Floating point types (such as Single and Double) are represented in memory by a sign, a mantissa and an exponent. Think of it as scientific notation:
They - as you may expect - use base 2. There are other tweaks that allow for representing infinity and NaN, and the exponent is offset (will come back to that), and a shorthand for the mantissa (will come back to that too). Look for the standard IEEE 754 which covers its representation and operations for more details.
For our purposes we can imagine it as a binary number "mantissa", and an "exponent" that tells you where to put the decimal separator.
In the case of Single, we have 1 bit for he sign, 8 for the exponent and 23 for the mantissa.
Now, the thing is, we will store the mantissa from the most significant digit. Remember that all zeroes to the left are not relevant. And giving that we are working in binary, we know that the most significant digit is a 1※. Well, since we know that, we do not have to store it. Thanks to that shorthand, the effective range of the mantissa is 24 bits.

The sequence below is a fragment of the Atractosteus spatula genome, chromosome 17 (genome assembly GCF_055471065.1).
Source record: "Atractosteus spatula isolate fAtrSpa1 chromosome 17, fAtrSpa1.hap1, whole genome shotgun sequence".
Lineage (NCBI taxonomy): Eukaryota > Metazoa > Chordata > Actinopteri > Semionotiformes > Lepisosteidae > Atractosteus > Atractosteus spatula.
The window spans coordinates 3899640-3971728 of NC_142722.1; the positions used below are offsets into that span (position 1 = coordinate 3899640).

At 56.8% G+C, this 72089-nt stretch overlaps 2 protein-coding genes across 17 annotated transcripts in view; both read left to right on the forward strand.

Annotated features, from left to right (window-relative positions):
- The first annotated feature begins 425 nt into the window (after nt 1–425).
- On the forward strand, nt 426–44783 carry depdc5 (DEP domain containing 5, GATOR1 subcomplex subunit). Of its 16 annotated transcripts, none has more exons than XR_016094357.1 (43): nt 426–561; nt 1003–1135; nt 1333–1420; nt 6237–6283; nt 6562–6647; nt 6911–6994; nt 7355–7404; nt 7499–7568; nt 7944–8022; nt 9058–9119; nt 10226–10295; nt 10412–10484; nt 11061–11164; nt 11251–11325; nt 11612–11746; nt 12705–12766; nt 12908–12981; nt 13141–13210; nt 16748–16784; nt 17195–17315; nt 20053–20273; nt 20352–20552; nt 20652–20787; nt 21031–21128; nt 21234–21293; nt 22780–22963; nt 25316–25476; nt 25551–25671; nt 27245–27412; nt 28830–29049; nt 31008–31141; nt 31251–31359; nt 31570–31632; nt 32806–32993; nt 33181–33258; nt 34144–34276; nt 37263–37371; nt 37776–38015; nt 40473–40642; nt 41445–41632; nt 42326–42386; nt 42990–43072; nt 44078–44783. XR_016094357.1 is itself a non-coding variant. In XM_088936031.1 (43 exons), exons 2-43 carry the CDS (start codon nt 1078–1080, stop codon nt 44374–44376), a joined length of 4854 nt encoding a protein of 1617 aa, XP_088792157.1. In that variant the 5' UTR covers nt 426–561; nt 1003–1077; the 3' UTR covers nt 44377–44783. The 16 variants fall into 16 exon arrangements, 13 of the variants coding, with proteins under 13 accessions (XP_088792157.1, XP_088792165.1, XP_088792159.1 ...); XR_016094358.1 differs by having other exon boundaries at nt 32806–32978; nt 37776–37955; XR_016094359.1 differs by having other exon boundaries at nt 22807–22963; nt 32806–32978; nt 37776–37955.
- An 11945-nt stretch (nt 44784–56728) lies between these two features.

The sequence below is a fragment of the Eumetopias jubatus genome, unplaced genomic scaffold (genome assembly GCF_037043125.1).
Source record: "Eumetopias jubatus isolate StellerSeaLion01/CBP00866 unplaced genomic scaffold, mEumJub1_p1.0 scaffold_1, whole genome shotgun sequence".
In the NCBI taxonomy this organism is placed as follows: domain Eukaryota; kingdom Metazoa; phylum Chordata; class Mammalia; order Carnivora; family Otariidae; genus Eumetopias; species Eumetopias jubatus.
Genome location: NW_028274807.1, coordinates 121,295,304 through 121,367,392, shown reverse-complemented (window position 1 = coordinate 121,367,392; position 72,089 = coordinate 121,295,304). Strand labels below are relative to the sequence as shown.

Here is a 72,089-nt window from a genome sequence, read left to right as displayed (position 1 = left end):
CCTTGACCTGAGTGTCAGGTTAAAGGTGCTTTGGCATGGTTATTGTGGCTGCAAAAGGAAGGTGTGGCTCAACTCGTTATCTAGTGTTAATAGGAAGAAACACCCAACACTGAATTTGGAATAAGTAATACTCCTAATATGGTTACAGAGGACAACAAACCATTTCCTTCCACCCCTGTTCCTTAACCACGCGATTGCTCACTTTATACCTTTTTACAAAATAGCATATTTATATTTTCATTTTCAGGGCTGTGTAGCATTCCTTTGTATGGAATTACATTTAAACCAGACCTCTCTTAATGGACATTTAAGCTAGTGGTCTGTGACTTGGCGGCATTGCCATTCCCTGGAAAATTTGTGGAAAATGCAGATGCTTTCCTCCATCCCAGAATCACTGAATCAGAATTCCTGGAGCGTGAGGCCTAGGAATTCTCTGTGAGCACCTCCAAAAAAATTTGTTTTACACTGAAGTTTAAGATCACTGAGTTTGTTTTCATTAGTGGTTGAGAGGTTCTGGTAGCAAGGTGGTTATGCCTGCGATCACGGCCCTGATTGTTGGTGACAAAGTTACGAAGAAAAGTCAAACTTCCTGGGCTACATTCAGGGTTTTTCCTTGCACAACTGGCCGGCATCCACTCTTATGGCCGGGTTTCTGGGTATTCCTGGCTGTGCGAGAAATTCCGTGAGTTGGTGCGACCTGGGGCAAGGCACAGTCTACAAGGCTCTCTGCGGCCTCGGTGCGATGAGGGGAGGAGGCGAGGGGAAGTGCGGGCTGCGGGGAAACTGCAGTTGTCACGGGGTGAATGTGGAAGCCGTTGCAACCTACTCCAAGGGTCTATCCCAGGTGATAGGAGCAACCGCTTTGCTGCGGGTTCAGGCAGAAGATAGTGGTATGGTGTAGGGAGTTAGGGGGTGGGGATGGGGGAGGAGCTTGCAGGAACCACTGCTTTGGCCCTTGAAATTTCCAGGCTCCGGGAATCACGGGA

※: Unless the number we are storing is zero. For that we will have all the bits set to zero. However, if we try to interpret that under the description I gave, you would have a 2^24 (the implicit 1) multiplied by 1 (2 to the power of the exponent 0). So, to fix it, exponent zero is a special value. There are also special values to store infinity and NaN in the exponent.
As per the exponent offset - aside from avoiding the special values - having it offset allows to place the decimal point before the start of the mantissa or after its end, without the need to have a sign for the exponent.
This means that for large numbers, the floating point type will put the decimal point beyond the end of the mantissa.
Remember that the mantissa is a 24 bit number. It will never represent a 25 bit number... it does not have that extra bit. Thus, the single cannot distinguish between 2^24 and 2^24+1 (these are the first 25 bit numbers, and they differ on the last bit, which is not represented in the single).
Thus, for integers the range of the single is -2^24 to 2^24. And trying to add 1 to 2^24 will result in 2^24 (because as far as the type is concerned, 2^24 and 2^24+1 are the same value). Try it Online. This is why there is a loss of information when converting from integer to single. And this is also why a loop that uses a single or a double could actually be an infinite loop without you noticing.